It has to be said that this festival does all right with the few adult animated features it shows. Flee was my favourite film at last year’s LFF, and Nayola has a few stylistic and thematic similarities to that one. It’s a film with two interwoven strands to it. One of them is set in Angola in 1995 at the height of the civil war, as Nayola roams across the battlefields looking for her MIA husband. The second strand is set 16 years later, where Angola is no longer at war but still an oppressive place to live. A few people are out there resisting the authorities, and one of them is Nayola's young daughter Yara, a street rapper with lyrics that constantly get her into trouble.

This doesn’t seem like the sort of material that screams out animation – in fact, the original source for José Miguel Ribeiro's film is a stage play. But as with Flee, heavily stylised visuals tell the story as much as the dialogue does. The 1995 sequences are a blur of rich colour, depicting the jungles of Angola in a ravishingly beautiful way before the war tears them apart. For 2011, the visuals take a more realistic turn (with some subtle use of 3D CGI), but there's an almost dreamlike atmosphere to them as the story slowly moves into unexpected areas. The final scenes are utterly jawdropping in their fabulous strangeness, but somehow you've been prepared for them all along.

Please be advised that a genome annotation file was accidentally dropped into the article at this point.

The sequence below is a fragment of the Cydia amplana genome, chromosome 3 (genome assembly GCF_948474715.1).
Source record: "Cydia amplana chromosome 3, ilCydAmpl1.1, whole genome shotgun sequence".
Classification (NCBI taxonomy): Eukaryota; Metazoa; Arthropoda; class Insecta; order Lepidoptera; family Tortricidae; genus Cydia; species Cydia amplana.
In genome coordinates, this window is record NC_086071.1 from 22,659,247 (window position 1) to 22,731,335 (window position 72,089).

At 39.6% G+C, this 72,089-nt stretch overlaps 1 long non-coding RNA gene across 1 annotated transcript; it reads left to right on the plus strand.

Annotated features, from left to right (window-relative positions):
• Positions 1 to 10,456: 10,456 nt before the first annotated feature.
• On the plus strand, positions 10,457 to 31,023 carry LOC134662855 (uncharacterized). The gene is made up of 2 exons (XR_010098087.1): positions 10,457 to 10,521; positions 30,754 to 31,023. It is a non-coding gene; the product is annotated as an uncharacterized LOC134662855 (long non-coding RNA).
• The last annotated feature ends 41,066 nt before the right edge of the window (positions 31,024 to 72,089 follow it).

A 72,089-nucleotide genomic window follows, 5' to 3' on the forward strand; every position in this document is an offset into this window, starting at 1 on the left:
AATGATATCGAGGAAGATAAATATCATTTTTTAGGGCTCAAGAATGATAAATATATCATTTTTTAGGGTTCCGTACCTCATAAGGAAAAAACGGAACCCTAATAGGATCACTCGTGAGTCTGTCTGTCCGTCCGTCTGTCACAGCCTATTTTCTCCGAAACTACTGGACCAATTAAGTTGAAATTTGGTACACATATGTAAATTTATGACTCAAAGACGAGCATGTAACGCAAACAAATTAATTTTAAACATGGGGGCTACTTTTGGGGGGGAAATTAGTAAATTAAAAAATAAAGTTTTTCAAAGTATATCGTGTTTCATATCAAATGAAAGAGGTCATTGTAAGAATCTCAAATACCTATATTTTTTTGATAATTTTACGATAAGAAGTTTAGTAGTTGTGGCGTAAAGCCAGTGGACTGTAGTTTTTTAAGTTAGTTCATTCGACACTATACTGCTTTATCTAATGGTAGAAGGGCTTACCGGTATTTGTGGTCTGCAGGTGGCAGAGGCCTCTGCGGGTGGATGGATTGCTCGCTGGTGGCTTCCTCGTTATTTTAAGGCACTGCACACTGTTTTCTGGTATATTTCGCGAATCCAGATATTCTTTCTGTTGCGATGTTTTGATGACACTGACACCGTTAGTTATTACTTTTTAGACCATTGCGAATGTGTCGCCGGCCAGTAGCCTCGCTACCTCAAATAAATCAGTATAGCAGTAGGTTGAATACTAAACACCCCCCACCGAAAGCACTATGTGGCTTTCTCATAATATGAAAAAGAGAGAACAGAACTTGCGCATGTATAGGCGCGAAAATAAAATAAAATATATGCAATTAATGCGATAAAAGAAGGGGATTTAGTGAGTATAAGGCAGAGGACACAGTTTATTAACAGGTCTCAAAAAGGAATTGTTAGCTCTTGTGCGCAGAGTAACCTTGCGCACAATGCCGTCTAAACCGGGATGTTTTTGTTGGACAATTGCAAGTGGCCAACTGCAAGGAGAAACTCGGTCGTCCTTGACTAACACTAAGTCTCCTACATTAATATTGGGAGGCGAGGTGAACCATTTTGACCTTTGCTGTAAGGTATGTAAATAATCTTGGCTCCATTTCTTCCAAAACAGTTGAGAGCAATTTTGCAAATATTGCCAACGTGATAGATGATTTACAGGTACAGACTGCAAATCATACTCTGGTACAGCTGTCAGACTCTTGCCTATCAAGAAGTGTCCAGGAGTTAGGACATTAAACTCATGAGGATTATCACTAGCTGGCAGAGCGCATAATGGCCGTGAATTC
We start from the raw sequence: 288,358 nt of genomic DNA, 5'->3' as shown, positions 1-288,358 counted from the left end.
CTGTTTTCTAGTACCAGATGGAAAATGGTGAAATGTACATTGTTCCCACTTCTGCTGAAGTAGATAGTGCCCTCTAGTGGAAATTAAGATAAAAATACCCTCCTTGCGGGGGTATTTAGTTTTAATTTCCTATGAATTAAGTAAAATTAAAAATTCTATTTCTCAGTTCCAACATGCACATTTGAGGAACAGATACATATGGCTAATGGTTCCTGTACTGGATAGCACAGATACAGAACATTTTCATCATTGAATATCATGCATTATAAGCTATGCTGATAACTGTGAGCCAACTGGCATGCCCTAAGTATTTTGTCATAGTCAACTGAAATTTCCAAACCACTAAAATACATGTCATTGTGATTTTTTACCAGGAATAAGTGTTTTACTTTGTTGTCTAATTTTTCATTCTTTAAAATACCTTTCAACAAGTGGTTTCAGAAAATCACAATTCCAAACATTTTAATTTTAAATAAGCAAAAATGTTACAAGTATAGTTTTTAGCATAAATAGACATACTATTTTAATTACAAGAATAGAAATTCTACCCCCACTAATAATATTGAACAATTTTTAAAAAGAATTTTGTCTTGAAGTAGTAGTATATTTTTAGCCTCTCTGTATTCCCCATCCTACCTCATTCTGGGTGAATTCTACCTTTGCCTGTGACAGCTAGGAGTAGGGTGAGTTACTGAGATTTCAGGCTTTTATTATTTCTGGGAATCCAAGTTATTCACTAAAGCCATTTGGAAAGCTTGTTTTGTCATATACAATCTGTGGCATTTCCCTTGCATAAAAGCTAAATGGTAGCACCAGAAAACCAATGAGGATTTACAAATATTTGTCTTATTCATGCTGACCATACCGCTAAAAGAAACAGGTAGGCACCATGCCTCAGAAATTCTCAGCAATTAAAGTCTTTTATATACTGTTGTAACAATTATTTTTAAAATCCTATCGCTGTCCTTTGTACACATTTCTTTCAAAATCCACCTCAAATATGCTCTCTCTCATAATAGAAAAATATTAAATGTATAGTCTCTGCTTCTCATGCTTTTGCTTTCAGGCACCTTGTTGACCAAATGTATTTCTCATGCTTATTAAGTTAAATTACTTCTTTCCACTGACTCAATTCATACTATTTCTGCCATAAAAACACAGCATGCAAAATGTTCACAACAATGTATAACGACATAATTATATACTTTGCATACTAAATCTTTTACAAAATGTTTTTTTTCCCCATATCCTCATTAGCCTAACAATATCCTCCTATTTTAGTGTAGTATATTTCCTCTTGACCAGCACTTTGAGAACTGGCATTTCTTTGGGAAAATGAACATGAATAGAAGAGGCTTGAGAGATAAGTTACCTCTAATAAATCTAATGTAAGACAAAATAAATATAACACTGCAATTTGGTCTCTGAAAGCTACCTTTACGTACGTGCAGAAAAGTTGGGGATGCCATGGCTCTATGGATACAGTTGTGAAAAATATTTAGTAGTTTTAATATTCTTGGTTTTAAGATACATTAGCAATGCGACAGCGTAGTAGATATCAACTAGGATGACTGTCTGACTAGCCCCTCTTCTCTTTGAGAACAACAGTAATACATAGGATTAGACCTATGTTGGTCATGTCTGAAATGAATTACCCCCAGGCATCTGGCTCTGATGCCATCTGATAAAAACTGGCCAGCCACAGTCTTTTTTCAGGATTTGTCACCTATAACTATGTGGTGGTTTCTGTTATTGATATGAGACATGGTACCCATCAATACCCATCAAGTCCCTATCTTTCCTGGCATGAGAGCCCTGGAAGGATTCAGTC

The Woman In The White Car8.40pm: The Woman In The White Car [trailer]

Korea’s fashionable these days, innit? The one-two punch of Parasite and Squid Game, along with the ten trillion K-dramas all over Netflix currently, means that the sort of films I’ve been raving about for the last couple of decades are now mainstream fare. Probably a good time for this one to come out, then.

It seems simple enough to begin with. A car pulls up outside a hospital, driven by Do-kyung (Ryeowon Jung), with her sister bleeding heavily in the passenger seat. Do-kyung describes how her sister suddenly turned up at her house with her psychopathic fiance, and a fight broke out that resulted in the two women being injured and the fiance being dead. There doesn’t seem much left for the cops to do here, but policewoman Hyun-ju (Jung-eun Lee) has her doubts. As would anyone reading that synopsis, I guess.

In fact, The Woman In The White Car is brilliantly constructed by writer Ja-yeun Seo and director Christine Ko as an avalanche of reveals: every time you think you know what's going on, they pull the rug from under your feet again. To say anything about the script's obvious influences would give a lot of the game away, but you’ll know them when you see them - the key thing is that they've been combined together into something that's entirely its own thing.

It would be all too easy for a film that's so relentlessly plotted to just become a cerebral puzzle piece, but the two splendid central performances stop that from happening. Jung-eun Lee's frumpy middle-aged policewoman with spectacular detection skills initially brings to mind Frances McDormand in Fargo, but before too long you're just thinking of her as Hyun-ju. Meanwhile, Ryeowon Jung owns the film completely as the embodiment of the mystery at its core. Amazingly, this was made by Ko and a TV crew in a ridiculously short 14 days of shooting - it was originally intended as a two part serial. But I'm glad they decided to glue the two parts together into a theatrical feature: it’s far too much fun to miss out on watching with an audience.